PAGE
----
Jessica Jackson Sloan is the youngest-ever elected official in the charming city of Mill Valley, California, located just 14 miles north of San Francisco. In her role as vice mayor of the city where she grew up, Jessica works on local politics. That would be enough of an accomplishment for many to be satisfied, but not Jessica, who has deep life experiences that motivated her to spend her time helping those less fortunate.
As national director of #cut50, a truly bipartisan initiative to end mass incarceration, Jessica works with her colleagues and a team of notable influencers (like Alicia Keys and Richard Branson) to cut the prison population in the United States by half within the next 10 years. The organization works to raise the issue in media and inform others that the issue has become massive – and not only is a huge resource suck in our society, but also one that has the potential for alternative options that would keep our communities safer.
Prior to her dual jobs, Jessica worked on death penalty cases, saying that when serving those on death row, “You see the worst of the worst of the system … Unfortunately the client pays the ultimate price … their life.” It was this background that prompted Jessica to join politics in the first place, as she had a desire to move into policy work to broaden her impact.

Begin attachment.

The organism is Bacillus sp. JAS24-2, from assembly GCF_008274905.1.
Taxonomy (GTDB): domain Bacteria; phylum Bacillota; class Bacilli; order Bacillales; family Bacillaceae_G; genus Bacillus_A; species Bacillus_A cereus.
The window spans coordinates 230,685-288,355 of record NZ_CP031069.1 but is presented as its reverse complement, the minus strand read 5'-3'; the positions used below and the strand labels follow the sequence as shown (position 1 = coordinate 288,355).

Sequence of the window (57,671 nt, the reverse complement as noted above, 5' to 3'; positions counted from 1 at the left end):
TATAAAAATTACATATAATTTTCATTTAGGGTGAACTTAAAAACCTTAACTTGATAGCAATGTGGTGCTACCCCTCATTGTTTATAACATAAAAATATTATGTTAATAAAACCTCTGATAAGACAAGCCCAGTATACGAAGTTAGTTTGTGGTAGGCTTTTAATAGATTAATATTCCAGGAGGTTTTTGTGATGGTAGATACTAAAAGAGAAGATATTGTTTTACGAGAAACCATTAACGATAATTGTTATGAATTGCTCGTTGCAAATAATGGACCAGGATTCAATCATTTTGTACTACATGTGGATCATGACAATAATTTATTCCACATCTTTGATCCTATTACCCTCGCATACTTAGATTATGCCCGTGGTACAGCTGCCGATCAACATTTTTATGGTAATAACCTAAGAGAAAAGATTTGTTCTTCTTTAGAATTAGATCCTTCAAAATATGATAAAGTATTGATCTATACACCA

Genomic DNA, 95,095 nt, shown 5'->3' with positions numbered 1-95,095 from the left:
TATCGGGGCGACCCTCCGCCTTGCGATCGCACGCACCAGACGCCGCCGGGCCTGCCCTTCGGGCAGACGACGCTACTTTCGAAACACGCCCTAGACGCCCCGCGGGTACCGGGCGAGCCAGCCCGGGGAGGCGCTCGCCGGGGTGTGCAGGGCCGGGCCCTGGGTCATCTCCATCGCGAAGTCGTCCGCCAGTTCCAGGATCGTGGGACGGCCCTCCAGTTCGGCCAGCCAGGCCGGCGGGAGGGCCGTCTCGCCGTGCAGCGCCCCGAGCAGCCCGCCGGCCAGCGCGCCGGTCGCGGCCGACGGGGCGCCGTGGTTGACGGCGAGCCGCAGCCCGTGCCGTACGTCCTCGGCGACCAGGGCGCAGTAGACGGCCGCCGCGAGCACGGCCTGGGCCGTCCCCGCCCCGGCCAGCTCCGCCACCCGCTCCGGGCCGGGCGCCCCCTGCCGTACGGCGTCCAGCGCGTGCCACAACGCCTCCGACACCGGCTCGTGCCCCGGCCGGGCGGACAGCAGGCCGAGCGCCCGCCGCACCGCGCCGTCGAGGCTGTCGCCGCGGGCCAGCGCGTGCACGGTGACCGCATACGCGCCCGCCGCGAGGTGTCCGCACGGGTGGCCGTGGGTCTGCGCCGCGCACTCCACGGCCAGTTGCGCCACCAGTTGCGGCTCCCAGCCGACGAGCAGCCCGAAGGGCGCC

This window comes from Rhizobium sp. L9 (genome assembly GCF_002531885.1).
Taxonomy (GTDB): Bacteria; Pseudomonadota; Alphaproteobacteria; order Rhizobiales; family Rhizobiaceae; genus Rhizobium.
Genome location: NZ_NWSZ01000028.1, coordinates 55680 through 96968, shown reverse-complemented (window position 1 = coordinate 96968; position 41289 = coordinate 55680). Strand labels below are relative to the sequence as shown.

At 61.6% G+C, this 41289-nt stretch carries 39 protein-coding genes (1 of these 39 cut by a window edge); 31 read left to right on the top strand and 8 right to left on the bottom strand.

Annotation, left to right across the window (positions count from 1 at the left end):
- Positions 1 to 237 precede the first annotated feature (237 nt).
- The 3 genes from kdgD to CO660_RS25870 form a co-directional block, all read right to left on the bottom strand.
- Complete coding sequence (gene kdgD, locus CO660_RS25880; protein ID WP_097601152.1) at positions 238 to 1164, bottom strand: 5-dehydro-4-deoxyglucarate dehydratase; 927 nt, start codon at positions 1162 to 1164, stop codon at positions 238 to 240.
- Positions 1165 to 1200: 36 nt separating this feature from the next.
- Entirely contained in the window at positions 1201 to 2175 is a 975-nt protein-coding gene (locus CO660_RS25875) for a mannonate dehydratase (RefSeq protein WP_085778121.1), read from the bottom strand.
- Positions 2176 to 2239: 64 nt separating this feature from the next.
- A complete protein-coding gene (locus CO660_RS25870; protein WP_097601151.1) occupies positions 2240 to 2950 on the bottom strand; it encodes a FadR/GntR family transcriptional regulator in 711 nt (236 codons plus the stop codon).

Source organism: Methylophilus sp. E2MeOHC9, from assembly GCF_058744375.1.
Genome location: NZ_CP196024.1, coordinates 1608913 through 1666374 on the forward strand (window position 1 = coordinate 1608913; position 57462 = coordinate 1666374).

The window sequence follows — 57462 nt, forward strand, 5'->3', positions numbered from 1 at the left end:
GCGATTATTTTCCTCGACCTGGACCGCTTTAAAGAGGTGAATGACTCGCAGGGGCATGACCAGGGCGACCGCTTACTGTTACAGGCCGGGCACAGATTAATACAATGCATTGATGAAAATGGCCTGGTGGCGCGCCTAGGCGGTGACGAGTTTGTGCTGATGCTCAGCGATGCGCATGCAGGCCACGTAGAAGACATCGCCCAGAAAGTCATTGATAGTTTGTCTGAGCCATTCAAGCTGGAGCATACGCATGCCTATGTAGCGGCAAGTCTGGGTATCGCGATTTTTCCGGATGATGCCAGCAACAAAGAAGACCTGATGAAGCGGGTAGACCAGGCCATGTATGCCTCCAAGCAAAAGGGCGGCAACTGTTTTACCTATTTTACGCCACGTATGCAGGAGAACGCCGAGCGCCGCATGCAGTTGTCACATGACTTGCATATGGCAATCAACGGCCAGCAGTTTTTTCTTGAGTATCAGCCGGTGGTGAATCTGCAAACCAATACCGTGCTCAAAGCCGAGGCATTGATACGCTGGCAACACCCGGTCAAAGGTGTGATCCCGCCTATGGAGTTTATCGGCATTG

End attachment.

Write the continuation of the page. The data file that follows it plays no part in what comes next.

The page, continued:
In episode 18 of I Want Her Job: The Podcast, we hear about how Jessica’s very personal story led her to law school and then her work on death penalty cases and eventually, at #cut50 and for the city of Mill Valley. Her story is one you’ll want to hear.
TOPICS DISCUSSED IN TODAY’S SHOW:
- On Campaign Fundraising: Despite her experience with nonprofit fundraising, Jessica says that raising money for her campaign felt harder. “You have to sell yourself. If it’s an issue you’re passionate [about] and you’ve already been sold on [it], then it’s kind of easier to sell than to sell yourself, and brag on yourself, and ask close friends and family for money,” she says.
- Taking Action: One issue Jessica felt passionate about that she took action on as an elected official dealt with smoking in multi-family housing. While living in multi-family housing herself, Jessica’s neighbor fell asleep – cigarette in mouth – and burned down the neighboring apartment, as well as half of Jessica’s apartment – including her daughter’s room. Fortunately, she and her daughter were gone at the time. In addition to her personal experience, Jessica pointed out that the complications of smoke for neighbors with conditions like asthma, and the fact that many of these units share central air made smoking a problem. The ordinance is now passed, and tenants of multi-family housing can no longer smoke.
- On Thinking Local: “It feels like sometimes when you’re working on bigger issues on a national or state scale, things take a really long time to get done. On the local level, there’s an immediate return on your investment of energy,” Jessica says.